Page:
1.2.2 Statement of the Departments' Core Principals
The Departments' discussion paper identifies key core principals that support the major objective of the promotion of the "Connecting Canadians agenda by creating a copyright framework that encourages the dissemination of new digital content on-line for and by Canadians."(5) Those core principals are:
- the framework rules must promote Canadian values;
- the framework rules should be clear and allow easy, transparent access and use;
- the proposals should promote a vibrant and competitive electronic commerce in Canada;
- the framework needs to be cast in a global context;
- the framework should be technologically neutral, to the extent possible.
2 A Comprehensive Solution
Our objective is to find a comprehensive solution that is consistent with public policy, that is seen to be fair to all sides, and that can be implemented in a practical manner.
2.1 The Digital Dilemma
The United States' National Research Council commissioned a broad based, expert panel to report on intellectual property issues in the digital age. The committee coined the term "Digital Dilemma" to refer to the problems that interested parties face. "The information infrastructure - by which we mean information in digital form, computer networks and the World Wide Web - has arrived accompanied by contradictory powers and promises. For intellectual property in particular it promises more - more quantity, quality and access - while imperiling one means of rewarding those who create and publish."(6)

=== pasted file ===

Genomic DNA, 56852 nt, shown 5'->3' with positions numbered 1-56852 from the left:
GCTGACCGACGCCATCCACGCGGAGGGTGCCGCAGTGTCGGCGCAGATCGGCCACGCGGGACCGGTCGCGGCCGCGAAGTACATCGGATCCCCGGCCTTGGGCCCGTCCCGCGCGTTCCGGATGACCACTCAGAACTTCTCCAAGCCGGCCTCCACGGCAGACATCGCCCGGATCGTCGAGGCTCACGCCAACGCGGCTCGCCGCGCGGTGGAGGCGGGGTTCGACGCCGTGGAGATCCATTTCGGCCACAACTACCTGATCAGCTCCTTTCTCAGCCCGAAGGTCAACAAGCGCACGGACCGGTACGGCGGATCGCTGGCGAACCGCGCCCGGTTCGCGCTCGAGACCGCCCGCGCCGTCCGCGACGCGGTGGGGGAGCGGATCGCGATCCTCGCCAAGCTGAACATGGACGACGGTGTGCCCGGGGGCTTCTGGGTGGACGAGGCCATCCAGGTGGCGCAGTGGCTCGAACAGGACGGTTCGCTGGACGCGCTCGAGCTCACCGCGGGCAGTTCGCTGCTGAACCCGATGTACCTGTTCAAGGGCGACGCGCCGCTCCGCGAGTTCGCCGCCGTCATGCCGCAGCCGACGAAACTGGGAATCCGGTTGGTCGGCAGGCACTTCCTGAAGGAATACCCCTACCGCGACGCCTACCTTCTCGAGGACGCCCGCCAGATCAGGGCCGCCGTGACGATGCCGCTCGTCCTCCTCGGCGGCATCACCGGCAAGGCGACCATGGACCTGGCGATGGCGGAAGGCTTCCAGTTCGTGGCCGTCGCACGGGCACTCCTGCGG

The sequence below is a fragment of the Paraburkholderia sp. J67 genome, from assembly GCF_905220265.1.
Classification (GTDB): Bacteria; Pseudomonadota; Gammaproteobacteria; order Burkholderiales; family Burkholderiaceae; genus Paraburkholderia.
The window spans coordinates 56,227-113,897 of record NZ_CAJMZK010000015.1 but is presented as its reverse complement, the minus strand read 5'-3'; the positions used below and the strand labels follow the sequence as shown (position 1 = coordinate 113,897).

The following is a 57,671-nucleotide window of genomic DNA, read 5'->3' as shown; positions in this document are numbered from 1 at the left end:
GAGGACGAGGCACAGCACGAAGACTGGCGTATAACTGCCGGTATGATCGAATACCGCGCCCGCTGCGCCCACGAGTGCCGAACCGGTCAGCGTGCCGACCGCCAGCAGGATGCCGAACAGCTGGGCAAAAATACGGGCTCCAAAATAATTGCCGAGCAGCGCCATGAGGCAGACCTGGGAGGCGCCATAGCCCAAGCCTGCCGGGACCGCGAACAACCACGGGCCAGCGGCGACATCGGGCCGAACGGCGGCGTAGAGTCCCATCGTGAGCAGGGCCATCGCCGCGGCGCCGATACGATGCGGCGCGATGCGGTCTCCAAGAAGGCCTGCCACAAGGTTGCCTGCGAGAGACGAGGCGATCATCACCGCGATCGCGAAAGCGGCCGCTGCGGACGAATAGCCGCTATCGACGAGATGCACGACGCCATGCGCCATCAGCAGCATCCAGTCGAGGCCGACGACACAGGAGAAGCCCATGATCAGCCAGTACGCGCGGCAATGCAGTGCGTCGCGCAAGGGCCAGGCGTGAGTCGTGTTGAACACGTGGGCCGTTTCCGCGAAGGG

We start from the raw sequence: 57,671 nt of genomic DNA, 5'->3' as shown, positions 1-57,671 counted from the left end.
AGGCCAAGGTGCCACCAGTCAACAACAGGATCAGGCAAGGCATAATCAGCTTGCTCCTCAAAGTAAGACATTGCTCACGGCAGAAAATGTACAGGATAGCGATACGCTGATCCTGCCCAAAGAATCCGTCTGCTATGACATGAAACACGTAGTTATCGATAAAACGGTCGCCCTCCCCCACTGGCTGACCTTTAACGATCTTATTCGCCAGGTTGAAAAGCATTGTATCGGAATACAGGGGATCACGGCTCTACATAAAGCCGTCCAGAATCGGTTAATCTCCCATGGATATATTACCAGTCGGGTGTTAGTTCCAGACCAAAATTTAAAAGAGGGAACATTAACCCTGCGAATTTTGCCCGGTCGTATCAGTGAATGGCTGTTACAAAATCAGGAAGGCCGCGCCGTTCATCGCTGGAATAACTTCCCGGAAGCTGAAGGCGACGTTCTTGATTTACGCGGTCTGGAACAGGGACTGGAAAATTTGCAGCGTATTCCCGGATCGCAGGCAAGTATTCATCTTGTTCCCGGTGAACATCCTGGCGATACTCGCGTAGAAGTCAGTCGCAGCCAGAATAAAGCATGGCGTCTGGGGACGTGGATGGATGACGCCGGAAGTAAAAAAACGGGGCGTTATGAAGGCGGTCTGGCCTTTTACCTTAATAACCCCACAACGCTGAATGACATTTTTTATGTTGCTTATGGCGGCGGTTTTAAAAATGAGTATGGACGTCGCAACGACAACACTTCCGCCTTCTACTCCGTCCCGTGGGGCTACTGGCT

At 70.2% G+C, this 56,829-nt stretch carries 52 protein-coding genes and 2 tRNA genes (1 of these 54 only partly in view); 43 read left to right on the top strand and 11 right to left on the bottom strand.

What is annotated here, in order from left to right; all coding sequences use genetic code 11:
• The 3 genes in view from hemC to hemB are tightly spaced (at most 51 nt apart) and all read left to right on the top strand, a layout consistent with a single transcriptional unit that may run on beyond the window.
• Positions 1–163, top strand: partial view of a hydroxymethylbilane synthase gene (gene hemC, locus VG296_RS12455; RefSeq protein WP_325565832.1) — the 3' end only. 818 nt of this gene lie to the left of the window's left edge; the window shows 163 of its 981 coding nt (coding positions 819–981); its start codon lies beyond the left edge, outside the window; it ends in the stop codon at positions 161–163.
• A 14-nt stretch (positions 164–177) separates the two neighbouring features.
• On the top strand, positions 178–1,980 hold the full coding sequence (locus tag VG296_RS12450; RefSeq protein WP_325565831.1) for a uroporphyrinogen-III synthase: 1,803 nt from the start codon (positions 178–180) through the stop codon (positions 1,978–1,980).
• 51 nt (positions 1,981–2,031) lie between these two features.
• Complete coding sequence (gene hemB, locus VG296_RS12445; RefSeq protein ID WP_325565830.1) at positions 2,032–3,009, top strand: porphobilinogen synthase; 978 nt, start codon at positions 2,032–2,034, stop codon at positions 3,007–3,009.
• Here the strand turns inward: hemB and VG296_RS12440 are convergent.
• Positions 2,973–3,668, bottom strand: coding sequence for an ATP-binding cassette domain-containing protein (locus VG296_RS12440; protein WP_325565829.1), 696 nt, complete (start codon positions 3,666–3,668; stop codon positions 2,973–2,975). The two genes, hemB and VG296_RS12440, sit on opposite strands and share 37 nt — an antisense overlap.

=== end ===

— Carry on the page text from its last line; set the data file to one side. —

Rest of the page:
The report recognized that the carefully constructed balance between the private right of the creator to benefit from his or her work, and that of society to benefit from the collective progress of innovation could potentially be destroyed by the very same information infrastructure.